The risk is without a doubt dramatically skewed to the downside but every FED governor seems to think otherwise. Sometimes I wonder if they are really speaking their minds. Do they really think this is a strong economy or are they attempting to talk it up in some sort of fairy tale make believe story for some reason?

I keep having this nagging thought that the FED actually knows this recovery is over and furthermore wants to cause a recession. No not a massive slump that will wipe everyone out, but some sort of "mild affair" they THINK they can control. The idea they can control a recession is of course preposterous, but no more so that the FED can engineer a perfect soft landing.

OK Mish why would the FED want to engineer a "soft recession"?

To answer that question, we must take a step back and look at 2001. The thing the FED feared most in 2001 was a complete bust of corporate credit. That is why they slashed rates to 1%. Corporate bonds were on the verge of a complete meltdown. Cash balance sheets of companies were in horrid shape.

Cash balance sheets are in great shape now compared to 2001-2002. The problem is that there are numerous junk bond offerings all for the purpose of share buybacks at absurd prices. Corporations are wasting their cash on buybacks and leveraged buyouts and mergers just as happened in 2000. It seems no one has learned a thing. That is the problem the FED faces and it is not pretty.

To rein in the junk bond bubble the FED may have to further risk a substantial hit to the housing bubble where a peak is clearly in place. But if the FED allows the junk bond bubble to continue, corporations will continue draining their cash as they did in 2002. If the FED pauses early they give a continued green light to the junk bond market. That is the dilemma facing the FED today. The FED must at all costs act to rein in the corporate bond bubble. A "mild recession" hoping to deal with the aftermath may be what the FED is shooting for.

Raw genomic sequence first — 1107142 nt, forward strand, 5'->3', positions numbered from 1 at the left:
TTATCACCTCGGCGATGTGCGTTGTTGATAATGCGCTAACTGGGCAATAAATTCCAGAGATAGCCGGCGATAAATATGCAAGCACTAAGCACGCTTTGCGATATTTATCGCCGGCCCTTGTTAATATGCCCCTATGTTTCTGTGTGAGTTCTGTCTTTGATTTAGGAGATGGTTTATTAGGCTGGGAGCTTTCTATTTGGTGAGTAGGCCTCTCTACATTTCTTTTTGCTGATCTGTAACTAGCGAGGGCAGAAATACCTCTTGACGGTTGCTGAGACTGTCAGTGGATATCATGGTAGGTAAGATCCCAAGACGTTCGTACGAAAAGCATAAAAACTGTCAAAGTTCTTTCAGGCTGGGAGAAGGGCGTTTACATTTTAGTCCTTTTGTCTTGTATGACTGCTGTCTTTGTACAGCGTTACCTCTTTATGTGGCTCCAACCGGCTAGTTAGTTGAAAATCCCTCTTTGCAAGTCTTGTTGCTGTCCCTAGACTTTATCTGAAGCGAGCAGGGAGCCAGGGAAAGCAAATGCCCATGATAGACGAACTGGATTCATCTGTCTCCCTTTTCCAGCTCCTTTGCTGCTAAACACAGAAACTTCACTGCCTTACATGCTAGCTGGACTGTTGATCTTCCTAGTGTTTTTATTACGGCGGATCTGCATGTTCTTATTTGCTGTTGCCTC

Furthermore, I doubt the FED cares much about consumers or consumer problems until it starts seriously affecting corporate balance sheets. It's a tough balancing act that is in fact impossible to solve. More than likely the FED has more than overshot when it comes to housing and consumer spending but has not overshot when it comes to popping the junk bond bubble.

Those looking for a bubble in bonds should be looking at the junk bond market not treasuries. Even the junkiest of corporation are having an easy time raising cash for no other purpose than stock buybacks. Literally it is insane and that is one thing the FED is fighting (at least that is what I hope they are doing). So.... Does the FED really think this economy is strong or are they providing an excuse to keep tightening until the junk bond market gets the idea? Am I giving the FED too much credit? Do they really even know what they are doing at all?

If the FED is targeting asset prices, credit lending, and junk bonds, housing might be flattened by the time junk bonds capitulate. Then again there could be some sort of "credit event" as we saw with LTCM where overnight we went from complacency to near panic. The middle ground is to look for two more hikes, followed by a long pause. That is what happened in the UK and we seem to be following in their footsteps. A recession is coming but somehow the junk bond market and the equity markets have not gotten the message or worse yet just do not care (for now). The longer they continue not to care the more potential hikes the FED gets in.

Everything can not be bullish for stock 100% of the time. Stocks were rising as the FED was hiking and the pundits were saying that hikes showed the economy is strong so "buy stocks", now we are supposed to buy stocks because the fed is about ready to pause. If and when the FED cuts the message will be "buy stocks". No matter what the situation is, the message is constant "buy stocks". Meanwhile the yield curve is saying there is a problem. One more hike with the long end of the curve not rising and the yield curve will be screaming recession. Trust the yield curve.


Mike Shedlock

Author: Mike Shedlock

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Michael "Mish" Shedlock is a registered investment advisor representative for SitkaPacific Capital Management. Visit http://www.sitkapacific.com/ to learn more about wealth management for investors seeking strong performance with low volatility.